In the 1600’s trade tokens were given out by the Crown and were used as a royal license to do business. If you were a trades or business merchant, you had to obtain this token. Some had dates on them and some had not. In Galway city and county there were 43 merchants listed in the period 1653-1679. By 1680, many of these tokens were replaced by the halfpenny copper coin.
If you think Saint Patrick’s Brass band seems to have been around forever, you are almost right. It was founded 119 years ago in 1896, in Forster Street by Peter Rabbitte, Michael Spelman, and Paddy Walsh. It was originally a fife and drum band known as St Patrick’s Fife and Drum Band Society.
Thomas Duggan was popularly known as “Baby” because of the contrast to his considerable proportions. He was born in 1899. Although only a boy, he was one of the first to take up arms with Liam Mellows in the lead up to the Rising. When the Rising was quelled, he was arrested with many others and interned at Frongoch. He was kept there until Christmas, when he was released under a general amnesty.
In 1909 Galway was at a low ebb, the population was just over 3,000, the local economy was in poor shape, the canal and the docks were not being well used commercially, the student population of UCG was 131, there was very little manufacturing and local politics was still bedevilled by the Parnell split. There were two local newspapers, The Connacht Champion which actively supported William Smith O’Brien M.P. and often virulently attacked the Irish Parliamentary Party, and The Galway Express which originally supported the conservative unionist viewpoint, but which gradually became more nationalist until their premises were wrecked in 1920 by the Black and Tans.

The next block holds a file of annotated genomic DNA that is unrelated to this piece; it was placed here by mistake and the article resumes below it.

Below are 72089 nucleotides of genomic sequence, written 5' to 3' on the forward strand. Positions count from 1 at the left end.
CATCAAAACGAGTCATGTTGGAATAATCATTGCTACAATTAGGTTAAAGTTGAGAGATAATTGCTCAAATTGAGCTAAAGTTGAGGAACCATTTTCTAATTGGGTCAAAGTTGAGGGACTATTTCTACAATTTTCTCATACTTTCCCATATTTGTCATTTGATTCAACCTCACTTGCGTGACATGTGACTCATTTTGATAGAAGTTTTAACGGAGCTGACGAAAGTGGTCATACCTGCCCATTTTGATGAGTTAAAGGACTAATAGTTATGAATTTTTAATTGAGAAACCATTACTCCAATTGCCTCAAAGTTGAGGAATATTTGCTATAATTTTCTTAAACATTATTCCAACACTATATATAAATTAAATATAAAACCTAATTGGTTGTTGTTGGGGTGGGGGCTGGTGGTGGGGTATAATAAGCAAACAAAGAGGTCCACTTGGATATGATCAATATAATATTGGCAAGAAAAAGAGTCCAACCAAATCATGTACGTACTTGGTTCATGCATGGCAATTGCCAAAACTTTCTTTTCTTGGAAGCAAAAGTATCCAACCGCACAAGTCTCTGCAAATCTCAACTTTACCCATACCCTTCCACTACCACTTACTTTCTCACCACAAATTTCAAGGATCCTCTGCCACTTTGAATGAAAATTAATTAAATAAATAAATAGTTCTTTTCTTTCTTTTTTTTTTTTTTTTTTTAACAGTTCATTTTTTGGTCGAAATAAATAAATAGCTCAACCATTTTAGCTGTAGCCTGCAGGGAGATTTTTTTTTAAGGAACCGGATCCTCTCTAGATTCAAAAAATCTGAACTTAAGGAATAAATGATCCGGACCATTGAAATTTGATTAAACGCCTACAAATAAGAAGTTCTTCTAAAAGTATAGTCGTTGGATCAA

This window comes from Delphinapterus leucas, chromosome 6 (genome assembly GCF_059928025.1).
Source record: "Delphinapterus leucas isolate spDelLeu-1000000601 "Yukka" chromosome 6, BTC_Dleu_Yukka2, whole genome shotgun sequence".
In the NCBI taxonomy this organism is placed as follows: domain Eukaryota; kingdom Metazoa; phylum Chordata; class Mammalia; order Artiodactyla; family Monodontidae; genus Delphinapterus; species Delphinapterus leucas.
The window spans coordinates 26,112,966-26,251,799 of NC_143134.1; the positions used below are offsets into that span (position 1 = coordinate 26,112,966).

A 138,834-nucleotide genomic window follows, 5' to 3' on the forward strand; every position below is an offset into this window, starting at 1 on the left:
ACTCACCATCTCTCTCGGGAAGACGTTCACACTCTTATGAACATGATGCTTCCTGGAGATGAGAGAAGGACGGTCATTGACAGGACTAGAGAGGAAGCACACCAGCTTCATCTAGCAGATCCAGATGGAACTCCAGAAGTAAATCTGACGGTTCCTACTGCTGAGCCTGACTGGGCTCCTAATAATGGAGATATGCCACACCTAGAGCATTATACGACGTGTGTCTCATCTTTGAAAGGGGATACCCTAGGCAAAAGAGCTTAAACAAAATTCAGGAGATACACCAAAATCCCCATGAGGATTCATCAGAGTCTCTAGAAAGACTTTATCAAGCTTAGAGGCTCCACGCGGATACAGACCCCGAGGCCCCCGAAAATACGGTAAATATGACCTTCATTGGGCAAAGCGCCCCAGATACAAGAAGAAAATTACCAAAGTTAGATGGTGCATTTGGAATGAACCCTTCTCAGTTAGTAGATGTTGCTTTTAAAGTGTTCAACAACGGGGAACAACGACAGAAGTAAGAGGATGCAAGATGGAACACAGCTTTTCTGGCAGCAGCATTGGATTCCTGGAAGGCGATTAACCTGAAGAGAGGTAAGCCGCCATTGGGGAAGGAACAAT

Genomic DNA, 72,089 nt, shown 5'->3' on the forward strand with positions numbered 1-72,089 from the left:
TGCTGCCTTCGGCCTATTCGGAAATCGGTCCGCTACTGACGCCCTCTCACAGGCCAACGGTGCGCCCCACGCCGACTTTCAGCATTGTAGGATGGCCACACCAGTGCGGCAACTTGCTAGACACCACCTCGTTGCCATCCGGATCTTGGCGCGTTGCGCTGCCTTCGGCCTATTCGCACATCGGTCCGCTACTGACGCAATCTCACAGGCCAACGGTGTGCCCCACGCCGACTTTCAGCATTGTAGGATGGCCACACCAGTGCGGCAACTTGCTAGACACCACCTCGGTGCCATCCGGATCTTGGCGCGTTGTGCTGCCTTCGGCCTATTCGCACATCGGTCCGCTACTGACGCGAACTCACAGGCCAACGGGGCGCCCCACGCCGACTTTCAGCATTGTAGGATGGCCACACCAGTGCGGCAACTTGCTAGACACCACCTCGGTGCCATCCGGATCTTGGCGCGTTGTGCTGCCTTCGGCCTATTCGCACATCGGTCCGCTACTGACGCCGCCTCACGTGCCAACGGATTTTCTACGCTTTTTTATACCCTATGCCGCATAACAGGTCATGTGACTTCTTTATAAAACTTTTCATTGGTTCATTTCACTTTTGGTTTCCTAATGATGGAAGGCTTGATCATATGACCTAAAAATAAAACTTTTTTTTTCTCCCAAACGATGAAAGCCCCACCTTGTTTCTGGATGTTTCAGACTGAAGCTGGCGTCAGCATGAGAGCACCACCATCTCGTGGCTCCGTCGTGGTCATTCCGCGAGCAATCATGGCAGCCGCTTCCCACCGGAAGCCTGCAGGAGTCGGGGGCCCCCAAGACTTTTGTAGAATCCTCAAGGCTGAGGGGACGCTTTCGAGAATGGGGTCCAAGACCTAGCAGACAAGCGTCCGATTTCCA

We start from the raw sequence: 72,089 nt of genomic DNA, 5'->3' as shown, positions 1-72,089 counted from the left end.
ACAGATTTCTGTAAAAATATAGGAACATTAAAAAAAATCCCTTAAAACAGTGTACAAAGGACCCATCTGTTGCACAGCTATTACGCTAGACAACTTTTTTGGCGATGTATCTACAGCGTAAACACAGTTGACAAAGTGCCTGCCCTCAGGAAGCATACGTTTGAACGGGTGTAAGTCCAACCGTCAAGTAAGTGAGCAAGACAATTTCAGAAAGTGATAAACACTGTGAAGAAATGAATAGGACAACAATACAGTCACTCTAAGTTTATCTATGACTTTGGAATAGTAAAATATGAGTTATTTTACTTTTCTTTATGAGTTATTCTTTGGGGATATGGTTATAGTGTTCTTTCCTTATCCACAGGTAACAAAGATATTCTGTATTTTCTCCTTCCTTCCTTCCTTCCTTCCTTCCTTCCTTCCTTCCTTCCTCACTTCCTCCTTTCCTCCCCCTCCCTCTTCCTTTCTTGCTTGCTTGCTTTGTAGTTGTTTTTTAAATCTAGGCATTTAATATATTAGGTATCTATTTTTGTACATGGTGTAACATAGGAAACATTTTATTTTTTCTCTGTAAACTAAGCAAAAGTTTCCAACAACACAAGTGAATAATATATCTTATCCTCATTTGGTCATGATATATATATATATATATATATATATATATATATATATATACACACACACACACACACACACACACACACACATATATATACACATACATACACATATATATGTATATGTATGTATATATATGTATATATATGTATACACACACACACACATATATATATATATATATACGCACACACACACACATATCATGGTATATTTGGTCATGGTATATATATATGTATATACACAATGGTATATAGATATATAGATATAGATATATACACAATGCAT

James Hardiman in his history of Galway mentions a spring well that was reputedly 1,000 years old. He described it as “A Chalybeate spring of the same class as the celebrated Scarborough Waters, outside the East Gate was in great repute here. A spa house has been erected over it by a Mr. Eyre (who sailed with Columbus when America was discovered) and is much frequented”. Hardiman attributed to the tonic qualities of the water the numerous instances of longevity which he observed in the district.
Mícheál was born in Spiddal. He left school when he was 14 and got a job in McCambridge's for 6d a week. Lady Killanin convinced him to go back to school and he became a monitor, went on to training college in Dublin and it was there he became a Nationalist. “I became a member of the IRB towards the end of 1910 when I was teaching in Dublin (from August 1910 to January 1913). Then I came to my native place, teaching in Spiddal for one year and then coming to Furbo”.
Walter Macken’s first published English language play ‘Mungo’s Mansion’ was about people in the tenements of Buttermilk Lane about to be re-housed away out in the country, in the wilds of Shantalla. This was causing great distress to the ‘townies’ who would have to move less than a mile as the crow flies.
There was a ferry service to the Aran Islands in the 1960’S, but the ship could only dock at Inis Mór. In 1969, Colie Hernon wrote a letter to the Irish Times complaining of the inadequate transport facilities to the islands which prompted Hayden Lawford to conduct an aerial survey of Inis Mór. Meanwhile, Ralph Langan whose business was fruit wholesaling in Galway and who had problems shipping fresh fruit to the islands, had also seen Colie’s letter.